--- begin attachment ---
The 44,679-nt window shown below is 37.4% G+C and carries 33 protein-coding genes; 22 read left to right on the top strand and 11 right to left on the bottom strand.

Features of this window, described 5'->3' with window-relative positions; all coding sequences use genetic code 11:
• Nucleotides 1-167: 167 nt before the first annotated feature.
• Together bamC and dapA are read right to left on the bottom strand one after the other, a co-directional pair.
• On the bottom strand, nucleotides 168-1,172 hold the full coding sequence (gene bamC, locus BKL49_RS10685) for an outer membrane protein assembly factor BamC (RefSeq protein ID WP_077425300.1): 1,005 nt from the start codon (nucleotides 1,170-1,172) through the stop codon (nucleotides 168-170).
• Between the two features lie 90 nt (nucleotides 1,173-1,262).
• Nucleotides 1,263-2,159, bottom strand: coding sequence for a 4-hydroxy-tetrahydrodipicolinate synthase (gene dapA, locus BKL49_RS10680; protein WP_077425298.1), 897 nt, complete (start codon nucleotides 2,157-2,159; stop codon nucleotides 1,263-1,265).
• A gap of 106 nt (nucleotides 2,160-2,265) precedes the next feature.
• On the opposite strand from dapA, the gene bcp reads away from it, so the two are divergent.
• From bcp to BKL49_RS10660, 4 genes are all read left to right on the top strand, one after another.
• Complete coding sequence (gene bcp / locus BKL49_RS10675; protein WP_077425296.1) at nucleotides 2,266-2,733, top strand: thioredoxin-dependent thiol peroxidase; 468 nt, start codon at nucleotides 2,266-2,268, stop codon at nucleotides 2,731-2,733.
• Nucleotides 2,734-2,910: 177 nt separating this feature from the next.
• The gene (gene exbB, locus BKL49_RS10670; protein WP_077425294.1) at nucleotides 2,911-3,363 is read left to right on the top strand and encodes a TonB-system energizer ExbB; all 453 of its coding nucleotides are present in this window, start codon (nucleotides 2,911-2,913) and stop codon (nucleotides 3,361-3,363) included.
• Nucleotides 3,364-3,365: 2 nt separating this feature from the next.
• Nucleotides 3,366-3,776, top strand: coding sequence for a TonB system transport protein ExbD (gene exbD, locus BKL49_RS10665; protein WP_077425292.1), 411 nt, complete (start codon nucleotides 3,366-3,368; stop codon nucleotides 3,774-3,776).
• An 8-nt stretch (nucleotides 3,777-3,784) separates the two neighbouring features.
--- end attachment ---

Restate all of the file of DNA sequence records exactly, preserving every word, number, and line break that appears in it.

The 44,679-nt window shown below is 37.4% G+C and carries 33 protein-coding genes; 22 read left to right on the top strand and 11 right to left on the bottom strand.

Features of this window, described 5'->3' with window-relative positions; all coding sequences use genetic code 11:
• Nucleotides 1-167: 167 nt before the first annotated feature.
• Together bamC and dapA are read right to left on the bottom strand one after the other, a co-directional pair.
• On the bottom strand, nucleotides 168-1,172 hold the full coding sequence (gene bamC, locus BKL49_RS10685) for an outer membrane protein assembly factor BamC (RefSeq protein ID WP_077425300.1): 1,005 nt from the start codon (nucleotides 1,170-1,172) through the stop codon (nucleotides 168-170).
• Between the two features lie 90 nt (nucleotides 1,173-1,262).
• Nucleotides 1,263-2,159, bottom strand: coding sequence for a 4-hydroxy-tetrahydrodipicolinate synthase (gene dapA, locus BKL49_RS10680; protein WP_077425298.1), 897 nt, complete (start codon nucleotides 2,157-2,159; stop codon nucleotides 1,263-1,265).
• A gap of 106 nt (nucleotides 2,160-2,265) precedes the next feature.
• On the opposite strand from dapA, the gene bcp reads away from it, so the two are divergent.
• From bcp to BKL49_RS10660, 4 genes are all read left to right on the top strand, one after another.
• Complete coding sequence (gene bcp / locus BKL49_RS10675; protein WP_077425296.1) at nucleotides 2,266-2,733, top strand: thioredoxin-dependent thiol peroxidase; 468 nt, start codon at nucleotides 2,266-2,268, stop codon at nucleotides 2,731-2,733.
• Nucleotides 2,734-2,910: 177 nt separating this feature from the next.
• The gene (gene exbB, locus BKL49_RS10670; protein WP_077425294.1) at nucleotides 2,911-3,363 is read left to right on the top strand and encodes a TonB-system energizer ExbB; all 453 of its coding nucleotides are present in this window, start codon (nucleotides 2,911-2,913) and stop codon (nucleotides 3,361-3,363) included.
• Nucleotides 3,364-3,365: 2 nt separating this feature from the next.
• Nucleotides 3,366-3,776, top strand: coding sequence for a TonB system transport protein ExbD (gene exbD, locus BKL49_RS10665; protein WP_077425292.1), 411 nt, complete (start codon nucleotides 3,366-3,368; stop codon nucleotides 3,774-3,776).
• An 8-nt stretch (nucleotides 3,777-3,784) separates the two neighbouring features.